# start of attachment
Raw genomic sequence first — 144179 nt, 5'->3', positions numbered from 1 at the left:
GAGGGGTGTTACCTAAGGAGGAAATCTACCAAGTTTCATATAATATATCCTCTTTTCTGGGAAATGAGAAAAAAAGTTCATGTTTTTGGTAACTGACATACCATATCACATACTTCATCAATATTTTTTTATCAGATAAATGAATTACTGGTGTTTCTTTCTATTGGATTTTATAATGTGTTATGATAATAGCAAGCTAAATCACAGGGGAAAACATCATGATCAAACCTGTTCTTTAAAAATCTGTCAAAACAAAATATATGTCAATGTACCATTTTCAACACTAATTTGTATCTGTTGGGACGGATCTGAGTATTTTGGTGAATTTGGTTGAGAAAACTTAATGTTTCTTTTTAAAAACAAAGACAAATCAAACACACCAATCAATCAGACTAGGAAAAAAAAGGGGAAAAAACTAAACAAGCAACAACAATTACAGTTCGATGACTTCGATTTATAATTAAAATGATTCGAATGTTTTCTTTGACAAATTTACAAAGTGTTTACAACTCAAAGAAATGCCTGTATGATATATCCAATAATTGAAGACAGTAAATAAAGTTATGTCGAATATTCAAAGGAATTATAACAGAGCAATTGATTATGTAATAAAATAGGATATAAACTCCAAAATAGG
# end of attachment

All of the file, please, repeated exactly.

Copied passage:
Raw genomic sequence first — 144179 nt, 5'->3', positions numbered from 1 at the left:
GAGGGGTGTTACCTAAGGAGGAAATCTACCAAGTTTCATATAATATATCCTCTTTTCTGGGAAATGAGAAAAAAAGTTCATGTTTTTGGTAACTGACATACCATATCACATACTTCATCAATATTTTTTTATCAGATAAATGAATTACTGGTGTTTCTTTCTATTGGATTTTATAATGTGTTATGATAATAGCAAGCTAAATCACAGGGGAAAACATCATGATCAAACCTGTTCTTTAAAAATCTGTCAAAACAAAATATATGTCAATGTACCATTTTCAACACTAATTTGTATCTGTTGGGACGGATCTGAGTATTTTGGTGAATTTGGTTGAGAAAACTTAATGTTTCTTTTTAAAAACAAAGACAAATCAAACACACCAATCAATCAGACTAGGAAAAAAAAGGGGAAAAAACTAAACAAGCAACAACAATTACAGTTCGATGACTTCGATTTATAATTAAAATGATTCGAATGTTTTCTTTGACAAATTTACAAAGTGTTTACAACTCAAAGAAATGCCTGTATGATATATCCAATAATTGAAGACAGTAAATAAAGTTATGTCGAATATTCAAAGGAATTATAACAGAGCAATTGATTATGTAATAAAATAGGATATAAACTCCAAAATAGG